Monograms provides travelers access to a Local Host®, so you will have someone on hand to answer those vacation questions pertaining to Tokyo. No waiting in line at the concierge desk or trying to ask your waitress at breakfast directions to the shopping district. Simply ask your Local Host® about Tokyo and you'll be on your way in no time. Plus, your Local Host® will share local Tokyo insights and share suggestions for getting off the beaten path, leaving you more time to create lasting vacation memories that are yours alone.
Meet a Local Host®
Hello, I am Nobuko. As a Certified National Guide in Japan, I work mainly in Tokyo, taking tourists to modern districts as well Tokyo's traditional local areas. I'd love to introduce you to Tokyo's attractions—a good mixture of new and old scenery, as well as modern and traditional life.
Founded in 628, Sensoji Temple is Tokyo’s oldest temple. According to legend, two brothers found a statue of Kannon, the goddess of mercy, while fishing. They returned the statue to the river, but it in turn kept returning to them, so they built the temple for the worship of Kannon. Consult the oracle inside the temple to have any question answered!
Tsukiji Fish Market
This massive market may have meats and flowers, but the main attraction is the estimated 2,000 tons of seafood handled each day. Arrive early (around 5 am) to see restaurant purveyors and chefs engage in the tuna auction, which ends at 6:15 am. Make sure you try some of the freshest sushi you’ll ever find at one of the on-site restaurants.
Shopping the Ginza is a unique experience—massive department stores, futuristic products, and gracious service are all trademarks. It’s worth a half-day’s stroll around this eye-opening area, even if you don’t plan to buy —particularly on weekends, when a large section is closed to cars.
One of the 23 wards that make up Tokyo, Shinjuku thrives around Shinjuku Station, the busiest train station in the world. This large entertainment, shopping, and business area is a great place to walk around and soak in the atmosphere, do some shopping, or get a birds-eye view of Tokyo at the Tokyo Metropolitan Government Center. Here you can ascend to the 45th floor of either the North or South observatory for sweeping views of the city, for free!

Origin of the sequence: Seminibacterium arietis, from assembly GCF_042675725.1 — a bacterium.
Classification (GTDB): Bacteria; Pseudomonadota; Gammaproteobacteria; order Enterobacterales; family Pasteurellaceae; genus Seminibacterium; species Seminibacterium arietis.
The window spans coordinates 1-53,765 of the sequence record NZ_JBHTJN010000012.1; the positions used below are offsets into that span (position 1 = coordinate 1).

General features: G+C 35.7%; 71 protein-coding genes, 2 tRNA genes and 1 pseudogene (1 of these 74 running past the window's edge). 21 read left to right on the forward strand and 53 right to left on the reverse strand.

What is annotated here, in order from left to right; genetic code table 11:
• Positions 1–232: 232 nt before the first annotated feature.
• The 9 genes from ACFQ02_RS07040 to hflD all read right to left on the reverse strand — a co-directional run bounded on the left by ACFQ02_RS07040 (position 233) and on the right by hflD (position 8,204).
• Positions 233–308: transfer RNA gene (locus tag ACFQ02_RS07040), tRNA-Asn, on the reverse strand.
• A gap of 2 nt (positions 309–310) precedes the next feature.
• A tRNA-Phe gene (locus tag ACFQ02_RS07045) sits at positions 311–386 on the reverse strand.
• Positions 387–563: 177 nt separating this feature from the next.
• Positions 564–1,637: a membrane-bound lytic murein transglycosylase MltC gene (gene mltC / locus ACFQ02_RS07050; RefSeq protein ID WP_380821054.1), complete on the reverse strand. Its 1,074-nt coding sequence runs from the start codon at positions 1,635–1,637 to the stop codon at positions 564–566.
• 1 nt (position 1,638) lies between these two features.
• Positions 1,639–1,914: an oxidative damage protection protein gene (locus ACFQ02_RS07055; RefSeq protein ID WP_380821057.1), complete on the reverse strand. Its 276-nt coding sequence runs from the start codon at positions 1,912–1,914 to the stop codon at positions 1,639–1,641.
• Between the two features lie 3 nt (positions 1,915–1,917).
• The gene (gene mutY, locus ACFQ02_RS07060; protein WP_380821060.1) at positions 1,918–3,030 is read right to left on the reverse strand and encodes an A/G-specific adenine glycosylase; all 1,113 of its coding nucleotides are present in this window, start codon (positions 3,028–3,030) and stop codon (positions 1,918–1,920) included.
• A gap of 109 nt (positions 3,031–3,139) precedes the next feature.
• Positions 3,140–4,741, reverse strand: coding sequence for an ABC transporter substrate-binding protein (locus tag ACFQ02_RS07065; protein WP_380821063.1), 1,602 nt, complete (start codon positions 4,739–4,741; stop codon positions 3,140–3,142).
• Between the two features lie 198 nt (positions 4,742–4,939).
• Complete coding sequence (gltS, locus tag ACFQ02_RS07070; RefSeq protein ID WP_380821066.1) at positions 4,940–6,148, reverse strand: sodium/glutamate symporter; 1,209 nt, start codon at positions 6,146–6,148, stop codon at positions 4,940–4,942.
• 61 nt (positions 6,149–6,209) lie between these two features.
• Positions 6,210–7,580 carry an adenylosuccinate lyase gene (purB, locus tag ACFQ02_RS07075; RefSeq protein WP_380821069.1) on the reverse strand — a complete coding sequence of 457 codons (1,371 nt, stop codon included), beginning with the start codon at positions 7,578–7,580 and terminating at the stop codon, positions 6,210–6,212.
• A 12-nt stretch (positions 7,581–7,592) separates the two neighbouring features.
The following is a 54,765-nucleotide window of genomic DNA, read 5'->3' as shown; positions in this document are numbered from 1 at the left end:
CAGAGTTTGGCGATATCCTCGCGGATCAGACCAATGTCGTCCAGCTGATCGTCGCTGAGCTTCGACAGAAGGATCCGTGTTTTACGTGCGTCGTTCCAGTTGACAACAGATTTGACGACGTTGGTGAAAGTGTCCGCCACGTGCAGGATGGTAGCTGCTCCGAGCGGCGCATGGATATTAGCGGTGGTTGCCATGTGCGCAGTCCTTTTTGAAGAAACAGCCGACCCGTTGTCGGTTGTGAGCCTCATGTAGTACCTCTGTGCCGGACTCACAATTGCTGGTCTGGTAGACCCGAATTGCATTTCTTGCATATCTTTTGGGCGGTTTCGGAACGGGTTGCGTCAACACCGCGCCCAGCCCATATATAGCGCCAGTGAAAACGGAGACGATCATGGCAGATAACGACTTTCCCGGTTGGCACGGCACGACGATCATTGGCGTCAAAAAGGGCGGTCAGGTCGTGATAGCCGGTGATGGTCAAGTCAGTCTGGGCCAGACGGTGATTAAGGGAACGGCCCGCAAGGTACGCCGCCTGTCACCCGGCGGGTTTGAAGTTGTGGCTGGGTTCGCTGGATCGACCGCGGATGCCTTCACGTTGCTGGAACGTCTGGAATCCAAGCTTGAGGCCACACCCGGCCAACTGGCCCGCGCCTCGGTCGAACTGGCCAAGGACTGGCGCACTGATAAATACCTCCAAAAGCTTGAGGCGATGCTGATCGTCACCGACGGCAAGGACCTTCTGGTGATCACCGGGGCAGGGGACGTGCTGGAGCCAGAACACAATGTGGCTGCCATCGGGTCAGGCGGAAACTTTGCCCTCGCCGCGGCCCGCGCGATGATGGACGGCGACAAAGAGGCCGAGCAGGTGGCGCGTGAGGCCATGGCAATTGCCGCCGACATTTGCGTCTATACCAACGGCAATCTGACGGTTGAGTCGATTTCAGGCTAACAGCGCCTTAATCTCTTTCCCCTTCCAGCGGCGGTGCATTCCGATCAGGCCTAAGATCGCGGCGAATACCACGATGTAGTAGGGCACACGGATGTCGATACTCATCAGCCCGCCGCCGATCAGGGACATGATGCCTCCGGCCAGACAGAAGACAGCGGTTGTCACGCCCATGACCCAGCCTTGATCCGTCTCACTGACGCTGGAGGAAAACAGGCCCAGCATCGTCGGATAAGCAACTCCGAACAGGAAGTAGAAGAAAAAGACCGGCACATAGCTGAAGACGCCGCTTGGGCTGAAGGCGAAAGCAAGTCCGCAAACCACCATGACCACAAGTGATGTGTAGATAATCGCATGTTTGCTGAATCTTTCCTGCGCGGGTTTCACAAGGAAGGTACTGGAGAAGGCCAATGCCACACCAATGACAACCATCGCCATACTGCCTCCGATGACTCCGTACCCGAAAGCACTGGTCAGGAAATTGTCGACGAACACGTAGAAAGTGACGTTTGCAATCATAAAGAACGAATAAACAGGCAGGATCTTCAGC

Shinjuku Gyoen National Garden
Wandering (or lying on a blanket) in a Japanese landscaped garden is a unique experience. From the rush of modernism in mostly urban Tokyo, you’ll suddenly find yourself in a tranquil area filled with countless trees and carefully manicured gardens. In the spring, flowers abound, and you might even catch the short blooming season of the cherry trees.
Akihabara or “Akiba” is known for the hundreds of electronic stores around Akihabara Station and lining Chuo Dori. From large shops on the main drag to small shops on the side streets selling anything from the newest camera’s to secondhand electronic junk, this is a fascinating area to visit, especially for techies! Although many shops offer goods that will only work in Japan, you can find English-speaking shops that offer goods for use overseas. If you do plan to buy, bring your passport and shop duty free for larger purchases.
The traditional Japanese theater form called kabuki began in 1603 and continues to this day. While you may not speak the language, the themes—such as love and revenge—are usually universal enough to understand. You’ll want to see the elaborate costumes and the skill of the performers, who often sing and dance. Shinbashi Enbojyo is the perfect theater to witness this fascinating art form.
Ume no Hana
There are several branches of this chain, but the place to start is the one in Kichijoji. Prior to this meal, it’s unlikely that you ever believed tofu could be prepared in so many tasty ways. You’ll feast in a private dining room—rather unadorned, perhaps austere, but suitable to the task at hand. This is a serious dining experience.
With an expansive beer garden that feels more like a backyard, this bar is the perfect place to relax after a long day. Sekirei is popular with the happy hour crowd, and you may want to join them to escape the throngs of the city. Enjoy a drink beneath a pine tree as dancers in kimonos perform on the lawn. Prices are very reasonable, especially considering the upscale atmosphere.
So popular it spawned a version in New York, Ippudo specializes in ramen with pork-based broths and various spicy accoutrements. This quick meal is vastly different than the American ramen that thrives in collegiate life. Although there’s likely a long line, you’ll make up the time when you wolf down this inexpensive delight.
Don’t leave Tokyo without treating yourself to a seafood meal. The owner of Kaikaya has private purchasing routes for his daily fresh seafood, so indulge in some sashimi or other fish courses. The menu includes English translations, and the friendly staff will explain how dishes are prepared.
Take a step beyond the sake you find in American sushi restaurants. Takara’s sake list is long, and its vibe is decidedly relaxed and welcoming. If you prefer other liquors, there’s a good selection of wine and sherry, and if you’re hungry, the food menu is in English.